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nature’s positive ways

3 Aug

20130803-143105.jpg20130803-143129.jpg20130803-143209.jpgIf you read this post a few days ago, or have been recently watching my instagram feed, you’d know I’ve been in the Windermere Valley at my parent’s cabin for several days now. My mother usually listens to the CBC radio, and yesterday they were interviewing psychologists about the positive effects of nature and how spending more time outdoors is very beneficial to both our bodies and minds. The funny part is, I never really needed someone with a fancy science degree to tell me that being outdoors makes you automatically happier… I know this because I live it. There are so many structured and mechanical things that are an automatic part of our everyday society, it makes sense that the animals within us would seek the solace of open air. The openness of the wilderness provides clarity and calm, birds and small creatures like squirrels remind of the beauty in simplicity, while breathing fresh air and releasing endorphins while you walk, literally boosts the brain’s chemistry. So what are you waiting for? Stop reading this, and get outside for a bit of refreshment, invigoration and happiness! (above are some of the places I’ve recently been recharging).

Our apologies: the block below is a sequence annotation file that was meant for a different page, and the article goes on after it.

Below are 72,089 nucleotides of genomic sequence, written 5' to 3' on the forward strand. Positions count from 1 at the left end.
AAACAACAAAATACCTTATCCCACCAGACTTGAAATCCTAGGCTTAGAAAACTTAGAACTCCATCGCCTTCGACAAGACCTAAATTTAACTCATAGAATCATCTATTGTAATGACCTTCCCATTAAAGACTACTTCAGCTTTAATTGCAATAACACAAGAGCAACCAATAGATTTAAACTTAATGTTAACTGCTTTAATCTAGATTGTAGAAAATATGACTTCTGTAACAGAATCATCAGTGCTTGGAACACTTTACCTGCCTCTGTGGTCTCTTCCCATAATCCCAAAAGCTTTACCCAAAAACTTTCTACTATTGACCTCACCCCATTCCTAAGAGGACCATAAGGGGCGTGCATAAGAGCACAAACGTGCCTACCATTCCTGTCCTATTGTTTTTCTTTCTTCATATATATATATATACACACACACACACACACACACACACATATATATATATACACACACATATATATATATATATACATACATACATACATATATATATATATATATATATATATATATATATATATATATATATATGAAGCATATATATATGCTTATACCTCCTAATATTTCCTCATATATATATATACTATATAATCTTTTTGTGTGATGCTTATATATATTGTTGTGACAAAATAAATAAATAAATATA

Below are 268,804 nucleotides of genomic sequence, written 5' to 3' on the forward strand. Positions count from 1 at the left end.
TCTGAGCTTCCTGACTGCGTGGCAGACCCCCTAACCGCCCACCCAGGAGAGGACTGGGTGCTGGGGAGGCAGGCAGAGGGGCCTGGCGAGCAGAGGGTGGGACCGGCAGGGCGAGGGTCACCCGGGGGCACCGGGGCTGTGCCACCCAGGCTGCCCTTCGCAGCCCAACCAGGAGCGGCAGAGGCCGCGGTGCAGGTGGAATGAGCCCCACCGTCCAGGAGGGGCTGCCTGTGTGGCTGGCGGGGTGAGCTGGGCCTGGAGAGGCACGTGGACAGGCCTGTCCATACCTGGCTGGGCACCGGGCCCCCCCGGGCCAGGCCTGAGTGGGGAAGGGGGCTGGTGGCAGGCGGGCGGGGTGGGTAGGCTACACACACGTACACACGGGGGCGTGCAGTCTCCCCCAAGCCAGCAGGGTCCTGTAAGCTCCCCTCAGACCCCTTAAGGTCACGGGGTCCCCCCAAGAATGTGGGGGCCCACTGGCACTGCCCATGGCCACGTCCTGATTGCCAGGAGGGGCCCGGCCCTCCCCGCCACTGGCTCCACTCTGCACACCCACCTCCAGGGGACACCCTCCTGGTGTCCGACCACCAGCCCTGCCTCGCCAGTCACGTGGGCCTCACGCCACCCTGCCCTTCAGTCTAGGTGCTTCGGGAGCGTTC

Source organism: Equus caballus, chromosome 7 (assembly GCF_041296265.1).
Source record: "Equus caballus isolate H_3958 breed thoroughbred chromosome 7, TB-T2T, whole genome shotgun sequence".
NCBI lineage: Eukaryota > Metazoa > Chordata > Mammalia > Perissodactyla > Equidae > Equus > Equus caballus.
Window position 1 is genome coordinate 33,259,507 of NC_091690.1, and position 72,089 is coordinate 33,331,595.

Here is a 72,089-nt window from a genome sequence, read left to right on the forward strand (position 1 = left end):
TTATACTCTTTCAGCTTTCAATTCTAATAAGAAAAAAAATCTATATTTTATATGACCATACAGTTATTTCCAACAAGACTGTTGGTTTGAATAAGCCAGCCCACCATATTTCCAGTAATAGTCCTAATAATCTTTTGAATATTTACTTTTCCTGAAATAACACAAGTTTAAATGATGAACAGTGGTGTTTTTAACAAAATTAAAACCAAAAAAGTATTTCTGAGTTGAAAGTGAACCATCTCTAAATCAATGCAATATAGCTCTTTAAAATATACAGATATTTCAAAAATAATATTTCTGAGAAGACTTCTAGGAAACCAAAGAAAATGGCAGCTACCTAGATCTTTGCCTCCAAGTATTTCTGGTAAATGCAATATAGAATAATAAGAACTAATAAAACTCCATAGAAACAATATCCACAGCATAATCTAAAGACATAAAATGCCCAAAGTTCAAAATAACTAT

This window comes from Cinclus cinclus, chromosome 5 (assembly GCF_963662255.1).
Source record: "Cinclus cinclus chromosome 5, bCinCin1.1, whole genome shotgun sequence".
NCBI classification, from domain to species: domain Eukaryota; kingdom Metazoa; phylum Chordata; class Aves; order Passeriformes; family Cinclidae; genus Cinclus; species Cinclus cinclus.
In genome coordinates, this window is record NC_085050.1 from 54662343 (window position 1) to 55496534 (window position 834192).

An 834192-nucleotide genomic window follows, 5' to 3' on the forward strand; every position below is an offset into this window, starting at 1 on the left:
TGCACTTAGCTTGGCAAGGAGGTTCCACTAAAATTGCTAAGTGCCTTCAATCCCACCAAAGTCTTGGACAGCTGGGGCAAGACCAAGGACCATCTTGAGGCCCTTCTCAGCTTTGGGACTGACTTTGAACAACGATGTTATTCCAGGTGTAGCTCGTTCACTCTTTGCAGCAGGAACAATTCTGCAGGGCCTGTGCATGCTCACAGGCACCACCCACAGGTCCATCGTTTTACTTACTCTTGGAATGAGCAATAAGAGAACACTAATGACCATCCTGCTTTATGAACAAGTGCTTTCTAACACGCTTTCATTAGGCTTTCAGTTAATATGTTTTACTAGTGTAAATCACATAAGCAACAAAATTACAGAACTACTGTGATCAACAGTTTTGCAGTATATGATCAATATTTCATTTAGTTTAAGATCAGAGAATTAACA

yew are so beautiful

6 Jun

… Oh & you are too! But seriously, yews are gorgeously impressive plants. 20130606-070928.jpg20130606-070954.jpg20130606-071015.jpg Taxus Canadensis (Canadian Yew) is a conifer native to North America, thriving in swampy woods, ravines, riverbanks and on lake shores. Yew is also referred to as American Yew or Ground-Hemlock. This plant is actually classified as a shrub, although with a strong upright central leader, they can grow up to 3 meters high, making it easy for them to masquerade as trees. Honestly though, all the botany aside, I mostly just love yews for their thick curling bark that reveals gorgeous shades of red hiding underneath and the sprouting of new branches. Hello, texture overload!

above another world

26 Aug

I often find myself getting lost in patterns of nature, but moss is easily one of the most fascinating of all (after fur of course)! When these thick and lush textures of deep greens start to spread across surfaces, it’s hard not to see a miniature world: dense clusters of trees and shrubs sprawling across a mountainside. Nature’s beauty is so simply complicated.